FEATURE19 December 2017

Power play

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Behavioural economics Features Impact People

New research indicates that people may subconsciously alter their brand choice depending on the state of their relationship.


If you’ve ever felt frustrated by your romantic partner – perhaps they’re messier than you, or don’t do their fair share of the cooking, driving or washing up – then you may also have felt a small urge to act out against them as a result. You may even have done so without realising it, according to science. New research has revealed an unusual way in which people respond to frustration with their partner: through their choice of brands.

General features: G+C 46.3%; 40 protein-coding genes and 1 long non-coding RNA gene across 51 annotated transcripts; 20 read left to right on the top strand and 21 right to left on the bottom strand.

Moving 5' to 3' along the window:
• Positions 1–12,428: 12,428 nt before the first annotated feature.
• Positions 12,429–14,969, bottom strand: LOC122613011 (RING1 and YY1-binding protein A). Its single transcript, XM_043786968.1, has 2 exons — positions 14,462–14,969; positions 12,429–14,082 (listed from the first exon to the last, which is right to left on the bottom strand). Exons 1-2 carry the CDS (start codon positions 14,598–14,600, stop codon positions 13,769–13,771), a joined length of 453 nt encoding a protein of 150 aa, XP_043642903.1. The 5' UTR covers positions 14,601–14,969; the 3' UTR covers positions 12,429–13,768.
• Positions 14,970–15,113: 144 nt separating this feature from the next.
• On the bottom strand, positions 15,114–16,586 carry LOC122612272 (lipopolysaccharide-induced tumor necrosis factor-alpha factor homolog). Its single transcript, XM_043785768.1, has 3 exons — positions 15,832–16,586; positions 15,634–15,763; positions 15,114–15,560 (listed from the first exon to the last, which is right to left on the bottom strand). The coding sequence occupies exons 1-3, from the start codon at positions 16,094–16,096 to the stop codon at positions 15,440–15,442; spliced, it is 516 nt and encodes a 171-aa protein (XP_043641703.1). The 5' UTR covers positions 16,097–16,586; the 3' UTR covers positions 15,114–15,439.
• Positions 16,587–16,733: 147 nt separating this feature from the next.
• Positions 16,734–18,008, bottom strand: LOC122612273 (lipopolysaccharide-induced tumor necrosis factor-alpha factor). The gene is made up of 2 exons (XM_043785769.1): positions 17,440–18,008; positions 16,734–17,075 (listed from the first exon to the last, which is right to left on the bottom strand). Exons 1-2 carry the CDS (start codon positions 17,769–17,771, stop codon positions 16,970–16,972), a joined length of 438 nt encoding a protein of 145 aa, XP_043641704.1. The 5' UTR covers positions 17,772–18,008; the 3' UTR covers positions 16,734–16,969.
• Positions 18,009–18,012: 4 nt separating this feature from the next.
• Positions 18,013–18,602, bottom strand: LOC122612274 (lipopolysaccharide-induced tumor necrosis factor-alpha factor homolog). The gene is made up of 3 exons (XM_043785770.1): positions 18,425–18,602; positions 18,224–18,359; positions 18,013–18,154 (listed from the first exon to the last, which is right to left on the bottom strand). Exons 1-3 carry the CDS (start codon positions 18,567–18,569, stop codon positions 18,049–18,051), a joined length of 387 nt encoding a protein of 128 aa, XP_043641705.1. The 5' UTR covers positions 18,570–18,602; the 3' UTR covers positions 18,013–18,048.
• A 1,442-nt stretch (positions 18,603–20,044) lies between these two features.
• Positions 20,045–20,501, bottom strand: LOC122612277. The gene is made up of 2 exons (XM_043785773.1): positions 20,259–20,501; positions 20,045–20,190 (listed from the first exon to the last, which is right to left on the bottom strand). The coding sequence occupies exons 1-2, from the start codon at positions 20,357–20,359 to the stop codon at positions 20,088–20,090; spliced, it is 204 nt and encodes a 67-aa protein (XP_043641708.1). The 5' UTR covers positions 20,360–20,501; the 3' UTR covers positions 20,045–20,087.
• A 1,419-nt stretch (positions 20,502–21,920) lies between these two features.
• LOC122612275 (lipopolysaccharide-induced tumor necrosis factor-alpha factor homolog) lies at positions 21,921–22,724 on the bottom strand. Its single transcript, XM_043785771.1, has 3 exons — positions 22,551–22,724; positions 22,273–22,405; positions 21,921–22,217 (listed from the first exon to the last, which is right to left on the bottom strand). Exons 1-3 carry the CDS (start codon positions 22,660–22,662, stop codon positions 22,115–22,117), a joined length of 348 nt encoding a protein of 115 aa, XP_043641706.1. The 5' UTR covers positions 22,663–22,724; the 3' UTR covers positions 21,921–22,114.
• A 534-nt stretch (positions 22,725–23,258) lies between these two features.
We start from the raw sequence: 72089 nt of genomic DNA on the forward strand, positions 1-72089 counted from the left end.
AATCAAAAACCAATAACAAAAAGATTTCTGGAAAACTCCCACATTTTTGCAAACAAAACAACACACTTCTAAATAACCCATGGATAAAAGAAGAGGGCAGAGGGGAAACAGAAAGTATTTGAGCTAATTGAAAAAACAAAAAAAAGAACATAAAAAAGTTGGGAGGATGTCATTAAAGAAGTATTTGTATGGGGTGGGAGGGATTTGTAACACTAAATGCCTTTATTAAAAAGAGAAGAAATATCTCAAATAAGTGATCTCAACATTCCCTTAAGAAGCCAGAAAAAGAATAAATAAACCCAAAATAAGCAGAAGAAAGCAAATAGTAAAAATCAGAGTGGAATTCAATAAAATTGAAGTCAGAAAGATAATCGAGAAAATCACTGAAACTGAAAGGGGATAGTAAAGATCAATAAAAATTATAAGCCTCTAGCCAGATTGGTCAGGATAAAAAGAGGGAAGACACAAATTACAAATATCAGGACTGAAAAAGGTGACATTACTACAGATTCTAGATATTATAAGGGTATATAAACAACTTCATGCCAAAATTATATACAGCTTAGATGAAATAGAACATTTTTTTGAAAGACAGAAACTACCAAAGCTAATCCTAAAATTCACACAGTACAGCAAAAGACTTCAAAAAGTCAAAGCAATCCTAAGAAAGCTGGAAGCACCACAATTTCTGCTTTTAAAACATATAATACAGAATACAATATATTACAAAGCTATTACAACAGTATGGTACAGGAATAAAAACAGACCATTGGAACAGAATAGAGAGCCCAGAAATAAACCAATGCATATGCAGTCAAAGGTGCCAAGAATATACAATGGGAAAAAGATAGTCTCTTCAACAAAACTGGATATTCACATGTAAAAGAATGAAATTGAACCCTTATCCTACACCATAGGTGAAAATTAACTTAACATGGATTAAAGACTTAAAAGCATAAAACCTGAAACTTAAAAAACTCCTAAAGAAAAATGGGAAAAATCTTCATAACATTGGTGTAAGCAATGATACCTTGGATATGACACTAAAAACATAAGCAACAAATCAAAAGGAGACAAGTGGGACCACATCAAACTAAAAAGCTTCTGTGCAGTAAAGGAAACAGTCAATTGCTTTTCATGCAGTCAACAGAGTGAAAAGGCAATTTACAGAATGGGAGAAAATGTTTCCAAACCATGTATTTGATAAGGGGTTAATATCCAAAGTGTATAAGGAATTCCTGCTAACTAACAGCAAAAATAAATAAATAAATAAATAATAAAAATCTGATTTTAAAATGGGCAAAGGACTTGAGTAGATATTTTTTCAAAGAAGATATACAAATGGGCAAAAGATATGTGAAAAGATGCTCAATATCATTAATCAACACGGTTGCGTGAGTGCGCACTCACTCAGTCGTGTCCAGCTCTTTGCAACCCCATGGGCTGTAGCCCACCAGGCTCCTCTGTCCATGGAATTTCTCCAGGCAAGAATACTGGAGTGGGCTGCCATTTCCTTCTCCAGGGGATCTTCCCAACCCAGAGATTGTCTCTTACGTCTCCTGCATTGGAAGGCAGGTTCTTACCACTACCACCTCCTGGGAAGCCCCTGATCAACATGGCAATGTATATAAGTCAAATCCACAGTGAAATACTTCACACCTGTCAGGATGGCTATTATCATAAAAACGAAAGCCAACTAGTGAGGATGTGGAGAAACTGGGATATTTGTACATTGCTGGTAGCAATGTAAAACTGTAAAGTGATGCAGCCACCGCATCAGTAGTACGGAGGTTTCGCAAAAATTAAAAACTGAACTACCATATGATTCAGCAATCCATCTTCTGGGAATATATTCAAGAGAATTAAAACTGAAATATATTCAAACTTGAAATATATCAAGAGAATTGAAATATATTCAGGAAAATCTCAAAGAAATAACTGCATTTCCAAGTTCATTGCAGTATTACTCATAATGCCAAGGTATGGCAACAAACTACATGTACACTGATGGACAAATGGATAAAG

The study, ‘Oppositional brand choice: Using brands to respond to relationship frustration’, published in the Journal of Consumer Psychology, found that individuals who are frustrated with their partner – or have been primed to feel that way – may, when given a choice between two rival brands, choose one for themselves that is in opposition to the one they believe their partner prefers. This is particularly true if the frustrated person is ‘low in relationship power’. 

Power, ...